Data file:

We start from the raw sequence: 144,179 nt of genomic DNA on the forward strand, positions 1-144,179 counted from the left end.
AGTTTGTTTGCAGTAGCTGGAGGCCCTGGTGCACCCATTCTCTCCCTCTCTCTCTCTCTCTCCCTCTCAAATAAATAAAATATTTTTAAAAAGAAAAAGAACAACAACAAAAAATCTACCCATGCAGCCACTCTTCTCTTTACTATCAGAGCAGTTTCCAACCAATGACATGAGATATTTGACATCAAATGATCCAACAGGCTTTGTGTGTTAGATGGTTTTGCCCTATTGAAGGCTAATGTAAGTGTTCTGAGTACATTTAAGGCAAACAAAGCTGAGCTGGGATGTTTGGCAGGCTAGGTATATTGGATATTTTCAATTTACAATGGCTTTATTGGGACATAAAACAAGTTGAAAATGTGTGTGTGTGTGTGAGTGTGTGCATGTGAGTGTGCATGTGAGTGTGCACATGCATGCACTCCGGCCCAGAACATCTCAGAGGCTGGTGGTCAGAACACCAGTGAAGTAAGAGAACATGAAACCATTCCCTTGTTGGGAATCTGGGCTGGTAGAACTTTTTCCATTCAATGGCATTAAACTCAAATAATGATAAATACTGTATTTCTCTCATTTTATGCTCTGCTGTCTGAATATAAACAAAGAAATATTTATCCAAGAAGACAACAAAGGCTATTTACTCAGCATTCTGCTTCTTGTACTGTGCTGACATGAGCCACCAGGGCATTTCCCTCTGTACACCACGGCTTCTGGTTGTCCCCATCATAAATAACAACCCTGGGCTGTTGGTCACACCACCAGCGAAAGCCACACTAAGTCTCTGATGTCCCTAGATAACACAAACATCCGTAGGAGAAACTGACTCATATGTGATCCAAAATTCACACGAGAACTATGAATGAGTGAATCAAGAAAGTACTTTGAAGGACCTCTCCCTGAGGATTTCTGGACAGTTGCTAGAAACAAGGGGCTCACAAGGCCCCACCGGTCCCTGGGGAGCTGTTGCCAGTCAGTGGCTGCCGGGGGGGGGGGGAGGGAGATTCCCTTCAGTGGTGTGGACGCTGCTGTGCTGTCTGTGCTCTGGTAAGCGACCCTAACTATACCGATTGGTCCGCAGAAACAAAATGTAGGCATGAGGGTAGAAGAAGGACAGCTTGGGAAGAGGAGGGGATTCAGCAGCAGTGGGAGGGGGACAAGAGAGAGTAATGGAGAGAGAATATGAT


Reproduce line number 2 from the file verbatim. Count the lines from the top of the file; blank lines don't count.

AGTTTGTTTGCAGTAGCTGGAGGCCCTGGTGCACCCATTCTCTCCCTCTCTCTCTCTCTCTCCCTCTCAAATAAATAAAATATTTTTAAAAAGAAAAAGAACAACAACAAAAAATCTACCCATGCAGCCACTCTTCTCTTTACTATCAGAGCAGTTTCCAACCAATGACATGAGATATTTGACATCAAATGATCCAACAGGCTTTGTGTGTTAGATGGTTTTGCCCTATTGAAGGCTAATGTAAGTGTTCTGAGTACATTTAAGGCAAACAAAGCTGAGCTGGGATGTTTGGCAGGCTAGGTATATTGGATATTTTCAATTTACAATGGCTTTATTGGGACATAAAACAAGTTGAAAATGTGTGTGTGTGTGTGAGTGTGTGCATGTGAGTGTGCATGTGAGTGTGCACATGCATGCACTCCGGCCCAGAACATCTCAGAGGCTGGTGGTCAGAACACCAGTGAAGTAAGAGAACATGAAACCATTCCCTTGTTGGGAATCTGGGCTGGTAGAACTTTTTCCATTCAATGGCATTAAACTCAAATAATGATAAATACTGTATTTCTCTCATTTTATGCTCTGCTGTCTGAATATAAACAAAGAAATATTTATCCAAGAAGACAACAAAGGCTATTTACTCAGCATTCTGCTTCTTGTACTGTGCTGACATGAGCCACCAGGGCATTTCCCTCTGTACACCACGGCTTCTGGTTGTCCCCATCATAAATAACAACCCTGGGCTGTTGGTCACACCACCAGCGAAAGCCACACTAAGTCTCTGATGTCCCTAGATAACACAAACATCCGTAGGAGAAACTGACTCATATGTGATCCAAAATTCACACGAGAACTATGAATGAGTGAATCAAGAAAGTACTTTGAAGGACCTCTCCCTGAGGATTTCTGGACAGTTGCTAGAAACAAGGGGCTCACAAGGCCCCACCGGTCCCTGGGGAGCTGTTGCCAGTCAGTGGCTGCCGGGGGGGGGGGGAGGGAGATTCCCTTCAGTGGTGTGGACGCTGCTGTGCTGTCTGTGCTCTGGTAAGCGACCCTAACTATACCGATTGGTCCGCAGAAACAAAATGTAGGCATGAGGGTAGAAGAAGGACAGCTTGGGAAGAGGAGGGGATTCAGCAGCAGTGGGAGGGGGACAAGAGAGAGTAATGGAGAGAGAATATGAT